auto is the default. The width of the table and its cells depends on the content inside.

If you change this to fixed, the table and column widths are set by the widths of table and col elements or by the width of the first row of cells.

Cells in subsequent rows do not affect column widths, which can speed up rendering. If the content in subsequent cells can’t fit, the overflow property determines what happens.

Table Border

See the Pen Responstable 2.0: a responsive table solution by Jordy van Raaij (@jordyvanraaij) on CodePen.

Table border CSS makes it easier to see the table and it is also the best method for displaying borders. Add styles, within the <style></style> tags located in the head element, to show the border for the table, th and td elements within your HTML document.

Connecting Cells

To understand how connected cells work, we need to explain the two attributes that can go on any table cell element: HTML rowspan and HTML colspan. If a td has a colspan of 2 (i.e. <td colspan=”2″>) will take up the space of two cells in a row horizontally even though it would still be a single cell. The same goes for rowspan, but vertically.

Rowspan is a bit harder to grasp simply because columns are grouped differently than rows. For example, with colspan, you get the final value by simply adding up the values for each table cell in the row. With rowspan, on the other hand, the row below it gets +1 to its table cell count and needs one less table cell to complete the row.

Nesting Tables

See the Pen Nicked nested tables reference by Theun (@tjoen) on CodePen.

“Nesting tables” simply means placing a table inside another table which is doable but you need to include the complete structure with the <table> element. However, it might not be the best idea because of the confusing markup and worse accessibility.

However, there are situations when this is absolutely necessary and yes, it is doable. So, for example, if you need to import content from other sources, you can import a table and place it inside your table.

Zebra Striping Tables

See the Pen Full width zebra table by Mario Loncarek (@riogrande) on CodePen.

Colors are very helpful for the users to easily spot what they are looking for in the table. You can either set a background color to the table cell elements or you can set them on the table rows themselves.

This is the most basic example:

tbody tr:nth-child(odd) {background: #eee; }

Using tbody is useful if you don’t want to stripe header and footer rows. If you don’t want to let what is underneath show through, you can set the even rows as well.

If you need to support browsers that don’t understand: nth-child() (pretty damn old) you could use jQuery to do it.

Highlighting Rows and Columns

See the Pen Material Sortable Datatable by Azamat Mukhiddinov (@azamatms) on CodePen.

Highlighting rows is pretty easy; all it takes is adding a class name to a row.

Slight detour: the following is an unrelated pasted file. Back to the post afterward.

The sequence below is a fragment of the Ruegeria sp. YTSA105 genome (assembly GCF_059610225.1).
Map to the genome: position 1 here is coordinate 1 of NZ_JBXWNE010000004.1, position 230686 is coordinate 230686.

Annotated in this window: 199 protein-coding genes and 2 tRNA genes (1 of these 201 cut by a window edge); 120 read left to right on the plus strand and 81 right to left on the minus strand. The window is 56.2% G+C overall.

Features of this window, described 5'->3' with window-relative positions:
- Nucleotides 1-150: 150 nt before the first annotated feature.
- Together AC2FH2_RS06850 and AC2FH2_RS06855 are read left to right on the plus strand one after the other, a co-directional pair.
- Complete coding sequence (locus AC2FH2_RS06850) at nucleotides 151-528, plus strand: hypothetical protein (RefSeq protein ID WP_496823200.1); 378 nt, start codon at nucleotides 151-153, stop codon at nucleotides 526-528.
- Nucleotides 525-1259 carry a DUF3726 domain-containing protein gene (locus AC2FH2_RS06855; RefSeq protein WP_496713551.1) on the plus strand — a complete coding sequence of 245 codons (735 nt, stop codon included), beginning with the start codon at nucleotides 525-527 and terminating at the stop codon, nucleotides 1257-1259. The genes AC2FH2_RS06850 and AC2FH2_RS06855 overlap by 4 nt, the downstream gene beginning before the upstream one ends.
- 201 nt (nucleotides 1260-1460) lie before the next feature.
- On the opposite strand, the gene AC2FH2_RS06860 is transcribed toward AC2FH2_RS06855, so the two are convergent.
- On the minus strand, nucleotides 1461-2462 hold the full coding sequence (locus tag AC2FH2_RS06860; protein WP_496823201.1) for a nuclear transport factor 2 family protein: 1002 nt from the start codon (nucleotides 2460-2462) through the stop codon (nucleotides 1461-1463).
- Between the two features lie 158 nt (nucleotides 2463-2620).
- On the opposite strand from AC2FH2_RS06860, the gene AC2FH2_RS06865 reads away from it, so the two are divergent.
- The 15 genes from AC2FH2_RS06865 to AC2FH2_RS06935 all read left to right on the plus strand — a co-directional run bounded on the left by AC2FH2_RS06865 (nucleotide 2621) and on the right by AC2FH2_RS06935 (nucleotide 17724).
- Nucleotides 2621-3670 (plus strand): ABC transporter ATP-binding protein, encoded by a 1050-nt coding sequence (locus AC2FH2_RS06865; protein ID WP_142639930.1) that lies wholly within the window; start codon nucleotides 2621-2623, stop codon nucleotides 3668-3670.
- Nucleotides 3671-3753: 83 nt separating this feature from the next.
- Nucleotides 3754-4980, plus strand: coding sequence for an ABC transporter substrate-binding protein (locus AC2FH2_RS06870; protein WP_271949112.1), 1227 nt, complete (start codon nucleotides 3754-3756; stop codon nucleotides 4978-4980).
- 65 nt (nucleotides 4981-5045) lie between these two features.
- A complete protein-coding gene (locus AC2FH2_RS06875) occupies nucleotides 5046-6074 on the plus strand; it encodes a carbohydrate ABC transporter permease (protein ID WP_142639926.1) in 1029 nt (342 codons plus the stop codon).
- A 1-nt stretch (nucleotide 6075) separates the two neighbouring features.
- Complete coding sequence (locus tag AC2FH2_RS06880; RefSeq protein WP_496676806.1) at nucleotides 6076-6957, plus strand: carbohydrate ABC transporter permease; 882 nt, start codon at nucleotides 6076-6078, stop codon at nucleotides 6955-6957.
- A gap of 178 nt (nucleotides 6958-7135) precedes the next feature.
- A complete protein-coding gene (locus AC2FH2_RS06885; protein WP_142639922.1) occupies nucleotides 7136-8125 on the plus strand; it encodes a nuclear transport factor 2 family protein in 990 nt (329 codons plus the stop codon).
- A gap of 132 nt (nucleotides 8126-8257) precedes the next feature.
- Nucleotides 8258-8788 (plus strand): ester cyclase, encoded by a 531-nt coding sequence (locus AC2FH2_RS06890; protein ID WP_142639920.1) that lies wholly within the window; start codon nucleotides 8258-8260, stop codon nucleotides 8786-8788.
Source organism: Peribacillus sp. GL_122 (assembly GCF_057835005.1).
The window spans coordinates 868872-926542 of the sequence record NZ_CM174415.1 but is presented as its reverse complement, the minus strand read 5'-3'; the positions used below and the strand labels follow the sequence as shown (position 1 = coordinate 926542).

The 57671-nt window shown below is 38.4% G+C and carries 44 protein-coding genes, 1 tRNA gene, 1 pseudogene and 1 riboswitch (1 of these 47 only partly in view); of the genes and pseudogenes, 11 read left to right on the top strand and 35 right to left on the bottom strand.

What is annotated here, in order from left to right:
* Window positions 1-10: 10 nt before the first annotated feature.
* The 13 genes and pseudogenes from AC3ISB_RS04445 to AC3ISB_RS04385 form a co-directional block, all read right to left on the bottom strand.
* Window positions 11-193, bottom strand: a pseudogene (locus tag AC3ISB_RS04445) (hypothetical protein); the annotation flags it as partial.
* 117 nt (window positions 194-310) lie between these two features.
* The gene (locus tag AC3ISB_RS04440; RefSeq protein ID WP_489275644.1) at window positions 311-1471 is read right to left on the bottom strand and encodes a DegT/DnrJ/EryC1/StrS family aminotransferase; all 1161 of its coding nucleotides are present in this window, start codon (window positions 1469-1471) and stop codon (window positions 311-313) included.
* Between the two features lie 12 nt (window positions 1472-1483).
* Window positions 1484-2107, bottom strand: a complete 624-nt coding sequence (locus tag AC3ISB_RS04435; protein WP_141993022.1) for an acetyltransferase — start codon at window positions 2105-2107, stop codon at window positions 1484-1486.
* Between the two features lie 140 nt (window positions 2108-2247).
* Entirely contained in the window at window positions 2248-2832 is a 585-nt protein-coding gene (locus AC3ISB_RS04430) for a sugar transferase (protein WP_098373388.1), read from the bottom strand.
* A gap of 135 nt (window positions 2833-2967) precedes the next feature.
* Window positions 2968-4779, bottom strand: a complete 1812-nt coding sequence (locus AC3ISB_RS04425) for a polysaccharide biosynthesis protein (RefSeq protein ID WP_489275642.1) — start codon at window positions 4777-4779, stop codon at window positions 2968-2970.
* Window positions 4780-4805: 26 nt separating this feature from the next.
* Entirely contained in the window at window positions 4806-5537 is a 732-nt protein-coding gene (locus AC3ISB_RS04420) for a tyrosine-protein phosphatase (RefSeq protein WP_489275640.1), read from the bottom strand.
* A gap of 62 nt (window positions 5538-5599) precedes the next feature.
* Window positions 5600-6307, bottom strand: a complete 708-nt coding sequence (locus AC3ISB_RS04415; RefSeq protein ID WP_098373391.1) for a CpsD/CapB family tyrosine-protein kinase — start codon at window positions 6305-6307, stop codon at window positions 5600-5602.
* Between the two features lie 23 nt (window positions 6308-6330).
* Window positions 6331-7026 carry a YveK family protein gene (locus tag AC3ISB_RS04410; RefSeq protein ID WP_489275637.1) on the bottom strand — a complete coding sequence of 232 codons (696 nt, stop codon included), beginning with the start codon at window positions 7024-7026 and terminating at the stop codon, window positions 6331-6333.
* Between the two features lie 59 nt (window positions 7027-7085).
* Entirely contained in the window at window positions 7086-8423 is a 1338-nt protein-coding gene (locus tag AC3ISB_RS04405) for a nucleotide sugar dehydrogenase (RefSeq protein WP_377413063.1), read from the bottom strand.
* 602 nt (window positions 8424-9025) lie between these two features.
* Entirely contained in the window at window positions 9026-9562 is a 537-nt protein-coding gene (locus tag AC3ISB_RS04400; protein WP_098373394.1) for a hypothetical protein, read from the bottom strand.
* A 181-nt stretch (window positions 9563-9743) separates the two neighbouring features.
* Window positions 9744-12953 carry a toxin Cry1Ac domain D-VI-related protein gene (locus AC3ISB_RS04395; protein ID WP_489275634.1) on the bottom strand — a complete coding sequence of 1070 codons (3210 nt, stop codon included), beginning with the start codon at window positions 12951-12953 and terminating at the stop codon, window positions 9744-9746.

Highlighting columns, on the other hand, takes a bit more effort. You can use the <col> element, which will allow you to set styles for cells that appear in the selected column. For example, a table with 4 columns in each row would need to have 4 <col> elements.

How to center an HTML Table

How to center a table in HTML? This question is pretty common among people designing their first HTML tables. The thing is that text-align:center doesn’t center a table as a whole – it just centers the text inside the cells.

Centering the whole table needs left and right margins set to auto, and top and bottom margins set to the values you need.

Say you want the top and bottom margins of your table to be one blank line (1em). The CSS code in the <table> tag is simply:

<table style=”margin:1em auto;”>

If you wish to wrap text next to a table, use float:left to float the table to the left of the subsequent text. To put a little space between the table and the text, you can also put the right margin on the table, like this:

<table style=”float:left; margin-right:10px;”>

If you want the table to be to the right of the neighboring text, use float:right instead. You can also set the left margin:

<table style=”float:right; margin-left:10px;”>

Something to keep in mind: Make sure you put the text that should be next to the table after the closing </table> tag for the table. Floats float next to subsequent content in the code, not content that precedes the float.


Your beautiful data deserves to be online

wpDataTables can make it that way. There’s a good reason why it’s the #1 WordPress plugin for creating responsive tables and charts.

An actual example of wpDataTables in the wild

And it’s really easy to do something like this:

  1. You provide the table data
  2. Configure and customize it
  3. Publish it in a post or page

And it’s not just pretty, but also practical. You can make large tables with up to millions of rows, or you can use advanced filters and search, or you can go wild and make it editable.

“Yeah, but I just like Excel too much and there’s nothing like that on websites”. Yeah, there is. You can use conditional formatting like in Excel or Google Sheets.

Did I tell you you can create charts too with your data? And that’s only a small part. There are lots of other features for you.

HTML Table Generator Tools

Tables generator

Very useful HTML table generator tool. Easy to use and it allows you to choose the theme you like best. You can learn more about it on the official website.


A simple and easy-to-use tool that also happens to be free of charge.


Truben allows you to make all kinds of HTML tables quickly and easily.